I’m back now. At least for the time being. And to be honest: it feels good. I know there are a couple of hectic days to come, and a lot of real work in the weeks and months ahead, but it’s good to be back home again after a long, draining few days.
By home I mean: my desk in my apartment. At the keyboard. Writing.
And my first writing task is to craft this thank-you letter to all my friends, old and recent, who have reached out so kindly and lovingly in the past couple of days. The outpouring of love and support has been truly overwhelming. Truly overwhelming. I fancy myself a wordsmith, but words cannot convey how grateful I am to you all. You’ve comforted and warmed me so much, and the feeling of love and caring has helped soften the heart of even this grizzled curmudgeon. Thank you all so, so much. I will be in touch with you all in the near future. Until then…
One of my personal goals that’s grown out of the spiritual path I’ve tried to cultivate in recent years has been a desire to live more in my heart, in my emotions. That goal came as a result of what I felt was a hardening of the heart that occurred over the years since my brother’s death in 1985. In that time, I’d become inured to grief and heartache — I’d become the image that many have of me: the macho loner surfer/sailor/outdoorsman — or so I thought. But that’s not who I was or am, really, and it’s that approach to life and its eventual end that stunted my emotional growth for the 27 years since. I mean, for cryin’ out loud: I’m 46 and single, never married and no kids, and I’ve lived in NINE(!) different states and a couple of foreign countries (when I wasn’t out vagabonding around) since college. Talk about an emotional cripple! Crikey! Never any roots, any connections, for this guy!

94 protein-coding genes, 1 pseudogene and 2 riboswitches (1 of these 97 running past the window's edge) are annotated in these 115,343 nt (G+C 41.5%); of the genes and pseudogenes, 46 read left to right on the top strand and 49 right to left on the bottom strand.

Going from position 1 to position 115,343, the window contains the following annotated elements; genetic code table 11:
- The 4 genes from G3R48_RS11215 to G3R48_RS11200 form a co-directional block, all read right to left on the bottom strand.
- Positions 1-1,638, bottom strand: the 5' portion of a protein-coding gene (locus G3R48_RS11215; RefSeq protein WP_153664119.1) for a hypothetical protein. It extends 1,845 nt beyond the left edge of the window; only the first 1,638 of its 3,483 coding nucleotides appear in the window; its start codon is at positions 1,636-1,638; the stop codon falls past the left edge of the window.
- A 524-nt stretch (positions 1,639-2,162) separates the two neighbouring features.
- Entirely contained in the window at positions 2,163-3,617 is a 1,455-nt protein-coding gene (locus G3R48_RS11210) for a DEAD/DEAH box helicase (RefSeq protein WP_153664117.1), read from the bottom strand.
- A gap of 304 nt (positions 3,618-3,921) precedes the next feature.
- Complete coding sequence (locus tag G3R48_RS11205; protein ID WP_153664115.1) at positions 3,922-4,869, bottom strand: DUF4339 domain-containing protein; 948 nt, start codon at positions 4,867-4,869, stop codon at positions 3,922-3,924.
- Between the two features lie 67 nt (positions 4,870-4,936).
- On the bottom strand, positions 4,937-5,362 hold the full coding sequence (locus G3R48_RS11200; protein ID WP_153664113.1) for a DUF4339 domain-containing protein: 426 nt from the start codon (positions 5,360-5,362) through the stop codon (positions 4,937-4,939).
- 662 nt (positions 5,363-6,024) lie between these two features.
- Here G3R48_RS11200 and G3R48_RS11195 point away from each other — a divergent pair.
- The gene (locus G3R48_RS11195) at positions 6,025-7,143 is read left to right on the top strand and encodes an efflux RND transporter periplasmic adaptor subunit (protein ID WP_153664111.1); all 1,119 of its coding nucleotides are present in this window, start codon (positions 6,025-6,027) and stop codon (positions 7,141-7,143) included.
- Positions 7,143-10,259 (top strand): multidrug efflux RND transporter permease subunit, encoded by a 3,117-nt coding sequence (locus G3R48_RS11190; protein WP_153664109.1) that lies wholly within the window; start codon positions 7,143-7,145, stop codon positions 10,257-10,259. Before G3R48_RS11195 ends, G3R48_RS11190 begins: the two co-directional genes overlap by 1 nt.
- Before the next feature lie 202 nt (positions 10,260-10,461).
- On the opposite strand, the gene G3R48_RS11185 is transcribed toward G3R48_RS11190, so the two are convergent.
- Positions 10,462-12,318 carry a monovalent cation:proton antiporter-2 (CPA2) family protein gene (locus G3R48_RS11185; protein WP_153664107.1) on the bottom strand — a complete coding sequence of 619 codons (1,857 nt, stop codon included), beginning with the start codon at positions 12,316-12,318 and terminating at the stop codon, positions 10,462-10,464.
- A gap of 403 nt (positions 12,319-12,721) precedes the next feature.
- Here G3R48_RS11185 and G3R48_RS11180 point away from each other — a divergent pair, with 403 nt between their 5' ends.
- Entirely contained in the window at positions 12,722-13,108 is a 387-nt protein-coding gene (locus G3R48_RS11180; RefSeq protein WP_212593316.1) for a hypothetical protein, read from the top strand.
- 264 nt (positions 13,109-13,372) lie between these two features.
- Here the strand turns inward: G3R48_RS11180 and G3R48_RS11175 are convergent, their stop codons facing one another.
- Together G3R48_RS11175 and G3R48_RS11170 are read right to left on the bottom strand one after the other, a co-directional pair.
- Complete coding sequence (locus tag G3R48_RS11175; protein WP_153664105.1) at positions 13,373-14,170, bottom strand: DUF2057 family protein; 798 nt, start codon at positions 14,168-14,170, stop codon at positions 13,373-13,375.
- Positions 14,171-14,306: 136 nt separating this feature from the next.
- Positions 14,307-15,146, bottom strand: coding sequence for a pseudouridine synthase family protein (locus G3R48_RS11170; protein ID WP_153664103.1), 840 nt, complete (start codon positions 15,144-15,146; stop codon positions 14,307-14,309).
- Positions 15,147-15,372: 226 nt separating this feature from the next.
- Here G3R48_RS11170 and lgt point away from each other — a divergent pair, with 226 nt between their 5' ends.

But I’ve been trying to grow out of that (what I feel is a) childish, immature approach to life. It’s been a slow, laborious and not-yet-successful process. And it’s not to say the process is going to cease my wanderlust and travel.
But I am going to work to ensure the passing of my mother on Sunday proves to be the bursting dam to make true spiritual growth happen. It’s what she would have wanted.
Following my brother’s death, a lot of things that should have happened didn’t. This then-19-year-old, and all of the rest of his family, should have gone into therapy…lots and lots of therapy. That didn’t happen because that’s not how we did things. We were tougher than that. We persevered, we got back to work, we moved on. Yeah, right.
That’s NOT going to happen now. I’ve given a lot of thought to this (while spending all day yesterday driving my car back from Baltimore, which is where I’d left it when my father called me Saturday with the news of my mother’s accident) and I plan to write my way through this time. It starts with this letter and will continue for I don’t know how long. I’m going to chronicle the events and thoughts — and most importantly, the emotions — of the coming days, weeks and months, and I’m going to be completely open. And a lot of that openness is going to find its way here, to this blog. You’ve been warned.
We’ll see how open that which I publish really is; after all, I’m an editor: cutting things out is what I do. But I will be writing it all, and I’m hopeful a lot of good — writing, spiritual progress, psychological therapy — will come from it.
So to start the process off I say again: thank you. To all of you. Thank you from the bottom of my heart for your love and support. These past three days have been brutal and I’m pretty cried out for the time being, but I am coping. There’s still a lot of work still to be done, and I’m hopeful I can help my family, and my mother’s friends, as we all seek to move forward in my mother’s absence.
And I hope to finally become the better person my mother made clear she believed I was all along.